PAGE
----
Obamacare Repeal: The Seven Year Pitch
When running for congress in 2012, Representative Chris Collins went on WBFO to claim – falsely – that Obamacare was identical to Canada’s single-payer Medicare system. While an overwhelming 86.2% of Canadians are satisfied with their health insurance system, in the US, it’s about half that.
Obamacare isn’t perfect – no system is nor can be – but it did drop the rate of uninsured Americans from 20% to 9%, and polls now show that, by a wide margin, Americans want Obamacare fixed, rather than repealed. For the first time, a slim majority of Americans now says it wants to keep Obamacare rather than “repeal and replace”.
Collins has been in Congress since 2013, and has a distinguished record of legislation renaming a few post offices. He has voted to repeal or cripple the Affordable Care Act multiple times; indeed, Republicans in Congress have had seven years to offer their own alternative to Obamacare that would lead to universal health insurance coverage using some scheme different from the individual mandate. They certainly voted to repeal Obamacare or its key elements on dozens of occasions during that time, but never publicly offered a plan of their own, instead repeating pablum about insurance being available across state lines and restricting injured patients’ access to the courts to seek redress.
We finally got a plan this week – a plan drafted in secret, kept in a locked room, and bearing no score or analysis from the Congressional Budget Office. In normal times, it would be laughed out of Congress; nowadays, it might be the most serious and credible thing in town. The disastrous plan isn’t so much “repeal and replace” as it is, “placate and worsen” – it placates the people who like that insurers can’t exclude pre-existing conditions and who want to keep their kids on their policies until age 26. But make no mistake – this plan would fix none of the problems that people have with the ACA, namely that it’s too expensive in some cases and that it relies too heavily on high deductible plans that amount to an added tax on already cash-strapped families.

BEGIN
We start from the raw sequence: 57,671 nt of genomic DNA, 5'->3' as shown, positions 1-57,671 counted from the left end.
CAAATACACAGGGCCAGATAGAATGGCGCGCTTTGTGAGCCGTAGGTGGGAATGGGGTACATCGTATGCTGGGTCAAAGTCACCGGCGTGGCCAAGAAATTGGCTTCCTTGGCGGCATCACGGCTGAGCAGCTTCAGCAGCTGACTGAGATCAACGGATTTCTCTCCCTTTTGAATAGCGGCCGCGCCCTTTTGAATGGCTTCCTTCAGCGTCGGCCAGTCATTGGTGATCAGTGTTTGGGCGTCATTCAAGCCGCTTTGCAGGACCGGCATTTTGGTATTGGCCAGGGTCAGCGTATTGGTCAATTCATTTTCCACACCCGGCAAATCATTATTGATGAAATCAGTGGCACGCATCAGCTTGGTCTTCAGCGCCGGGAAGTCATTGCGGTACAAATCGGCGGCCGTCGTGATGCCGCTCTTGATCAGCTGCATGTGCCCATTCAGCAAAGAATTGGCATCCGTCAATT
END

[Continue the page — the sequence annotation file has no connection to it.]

But the tea party wing of the Republican Party is already balking. They demand full repeal of Obamacare, without regard to the fact that such a move would automatically take away insurance held by about 30 million Americans. The tea party, however, is concerned about ideological purity rather than winning elections and majorities, and mainstream Republicans see that they’re between a rock and a hard place wholly of their own construction. They can’t simply repeal the ACA, and any replacement that takes away people’s insurance or makes it more expensive or harder to get sort of defeats the purpose and betrays everything they’ve complained about for the last seven years.
Remember President Trump’s promise: “insurance for everyone” with “much lower deductibles”.
I guess “insurance” may end up being the weasel word here, because you can cobble together any kind of thing sold on late-night TV and call it “insurance”. Senator Schumer said
“After years of howling at the moon about Democrats rushing through the Affordable Care Act — the mantra they said over and over and over again on the floor here and in the House, ‘read the bill’ — Republicans are having committee votes two days after the bill is released,” Senator Chuck Schumer of New York, the Democratic leader, said on the Senate floor. “No wonder they don’t want anyone to know what’s in the bill.”
This isn’t governing. It’s grandstanding, and now without the threat of a Presidential veto, these clowns actually have to follow through.
other than that it seems perfect pic.twitter.com/vFa24j8ed1
— Chris Jackson (@ChrisCJackson) March 7, 2017
Seinfeld and “Repeal and Replace” each ran for 8 years. One was a show about nothing. The other was Seinfeld. https://t.co/ZCrn3073bY
— Jason Kander (@JasonKander) March 7, 2017
Collins will go along with whatever the White House tells him to do. He will vote to take away people’s health insurance without a second thought.
Where are the grownups?